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Kaka'ako 2100+ Redesigning Public Spaces for Sea Level Rise

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Item Summary

Title:Kaka'ako 2100+ Redesigning Public Spaces for Sea Level Rise
Authors:Kim, Katalina Yong-ju
Contributors:Bussiere, Simon M. (advisor)
Architecture (department)
Climate change
Coastal Defense
show 3 morePublic Spaces
Sea Level Rise
Urban Coastal Areas
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Date Issued:2021
Publisher:University of Hawai'i at Manoa
Abstract:Coastal urban cities will be at risk of sea level rise in the near future unless architects, city planners, and designers start to prepare for uncertainty. Effects of sea level rise can be seen today by the overwash of beaches and erosion that affects nearby buildings, being vulnerable to the sea and other natural disasters that will come with it. Honolulu is one of many vulnerable cities that will be affected by sea level rise and requires solutions unique to its climate and cultural values. In the year 2100, it is predicted that Honolulu will experience 6 feet of sea level rise, affecting highly populated districts such as Waikiki, Kaka’ako, and Downtown. Honolulu is currently undergoing urban development and shifting its architectural identity causing issues and controversy in the topic of culture and sustainability.
Kaka’ako is the highlight of Honolulu’s current urban development plans and is the selected site for this study. The master planning of Kaka’ako consists of different developers and designers, creating an inconsistency between programs and places. Along the coastline of Kaka’ako, notable public spaces will become exposed to rising sea levels and other climate events. They are all under different development plans for the future with no relationship and transitions to different spaces. The purpose of this research is to redesign the public spaces in Kaka’ako to be a cohesive system of coastal defense strategies while still providing areas for people to occupy and access the shore.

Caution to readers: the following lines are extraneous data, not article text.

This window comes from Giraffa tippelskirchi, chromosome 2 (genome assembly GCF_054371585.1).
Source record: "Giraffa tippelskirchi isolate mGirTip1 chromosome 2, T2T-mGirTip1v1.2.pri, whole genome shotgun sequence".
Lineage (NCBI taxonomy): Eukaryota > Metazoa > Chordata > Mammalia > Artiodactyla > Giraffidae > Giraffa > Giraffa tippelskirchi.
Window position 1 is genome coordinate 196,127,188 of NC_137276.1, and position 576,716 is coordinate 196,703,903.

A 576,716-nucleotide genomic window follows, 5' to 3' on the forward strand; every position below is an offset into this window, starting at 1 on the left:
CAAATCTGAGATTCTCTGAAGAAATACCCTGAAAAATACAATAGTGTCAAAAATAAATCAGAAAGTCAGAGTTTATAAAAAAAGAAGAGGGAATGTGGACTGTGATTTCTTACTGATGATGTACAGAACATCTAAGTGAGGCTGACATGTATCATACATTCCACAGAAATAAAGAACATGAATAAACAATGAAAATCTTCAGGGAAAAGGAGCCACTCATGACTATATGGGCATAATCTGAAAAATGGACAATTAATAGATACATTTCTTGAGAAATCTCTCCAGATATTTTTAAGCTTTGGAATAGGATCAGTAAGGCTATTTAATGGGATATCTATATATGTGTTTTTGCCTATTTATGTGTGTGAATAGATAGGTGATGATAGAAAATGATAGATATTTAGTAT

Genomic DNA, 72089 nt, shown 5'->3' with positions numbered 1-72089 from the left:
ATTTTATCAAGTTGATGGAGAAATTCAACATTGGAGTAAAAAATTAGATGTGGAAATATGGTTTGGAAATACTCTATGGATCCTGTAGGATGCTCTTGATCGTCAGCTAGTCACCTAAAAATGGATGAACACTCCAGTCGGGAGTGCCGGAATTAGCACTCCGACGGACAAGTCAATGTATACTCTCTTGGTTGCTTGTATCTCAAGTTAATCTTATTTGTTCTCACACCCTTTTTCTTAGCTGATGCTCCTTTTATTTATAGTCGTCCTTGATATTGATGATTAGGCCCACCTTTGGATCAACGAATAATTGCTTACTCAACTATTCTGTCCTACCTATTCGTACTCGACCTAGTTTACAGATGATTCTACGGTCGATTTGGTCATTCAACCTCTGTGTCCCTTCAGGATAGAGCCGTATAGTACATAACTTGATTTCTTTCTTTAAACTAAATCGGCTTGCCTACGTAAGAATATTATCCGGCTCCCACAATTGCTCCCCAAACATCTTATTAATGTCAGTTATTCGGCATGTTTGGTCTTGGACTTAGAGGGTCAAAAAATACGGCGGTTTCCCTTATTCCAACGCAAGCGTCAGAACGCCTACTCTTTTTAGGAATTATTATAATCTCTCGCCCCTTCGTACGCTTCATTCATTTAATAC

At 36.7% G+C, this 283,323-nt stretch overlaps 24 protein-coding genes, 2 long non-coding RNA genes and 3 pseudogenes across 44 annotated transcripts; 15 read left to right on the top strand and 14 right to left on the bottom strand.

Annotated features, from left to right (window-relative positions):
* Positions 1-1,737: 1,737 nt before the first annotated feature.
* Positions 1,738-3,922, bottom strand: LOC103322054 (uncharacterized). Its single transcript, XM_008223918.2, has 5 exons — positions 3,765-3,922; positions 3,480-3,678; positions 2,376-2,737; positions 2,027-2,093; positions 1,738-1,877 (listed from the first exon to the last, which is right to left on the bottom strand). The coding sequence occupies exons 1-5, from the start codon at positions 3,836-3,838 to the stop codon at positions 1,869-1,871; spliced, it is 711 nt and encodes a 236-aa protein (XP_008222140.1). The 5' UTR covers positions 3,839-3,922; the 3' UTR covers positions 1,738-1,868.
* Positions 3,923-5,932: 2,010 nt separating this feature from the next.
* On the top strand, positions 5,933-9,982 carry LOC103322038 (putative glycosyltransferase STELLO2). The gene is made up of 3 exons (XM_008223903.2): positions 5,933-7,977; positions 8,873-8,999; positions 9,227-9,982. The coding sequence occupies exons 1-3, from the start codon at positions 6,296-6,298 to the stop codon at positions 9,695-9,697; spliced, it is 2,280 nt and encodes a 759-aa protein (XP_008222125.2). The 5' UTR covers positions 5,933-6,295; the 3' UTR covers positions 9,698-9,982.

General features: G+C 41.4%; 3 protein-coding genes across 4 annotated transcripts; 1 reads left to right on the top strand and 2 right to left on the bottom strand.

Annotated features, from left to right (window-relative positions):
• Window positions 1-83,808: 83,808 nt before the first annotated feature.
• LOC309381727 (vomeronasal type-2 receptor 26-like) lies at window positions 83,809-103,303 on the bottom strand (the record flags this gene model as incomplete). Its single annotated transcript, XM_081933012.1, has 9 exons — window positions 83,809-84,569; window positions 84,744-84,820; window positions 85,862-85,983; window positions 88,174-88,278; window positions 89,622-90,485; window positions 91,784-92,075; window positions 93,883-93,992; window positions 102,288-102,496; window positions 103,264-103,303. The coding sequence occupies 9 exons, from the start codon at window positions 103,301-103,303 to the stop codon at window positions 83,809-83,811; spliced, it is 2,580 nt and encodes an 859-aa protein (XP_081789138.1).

The final design will be a metamorphose scheme of coastal defense components for Kaka’ako based on sea level rise projections. Challenging the idea of city planning and development, a metamorphose scheme is meant to show changes in time, environment, and features, to emphasize the purpose of adaptive coastal design. Analyzing precedents and case studies from historically local practices to modern foreign strategies will provide a baseline for modification into a design suitable for the specific site. The components will become modular pieces to arrange into a whole system and resulting in a living shoreline, to replenish habitats and buffer against impacts from climate change. These pieces will be a reflection of cultural practices and modern coastal defense designs adapted from existing case studies. This concept is to protect the adjacent urban community with a green belt of soft and hard infrastructure along the coastline, defining the liminal zone between the land and sea while observing the flux in sea level rise.
Pages/Duration:114 pages
Rights:All UHM dissertations and theses are protected by copyright. They may be viewed from this source for any purpose, but reproduction or distribution in any format is prohibited without written permission from the copyright owner.
Appears in Collections: D.ARCH. - Architecture

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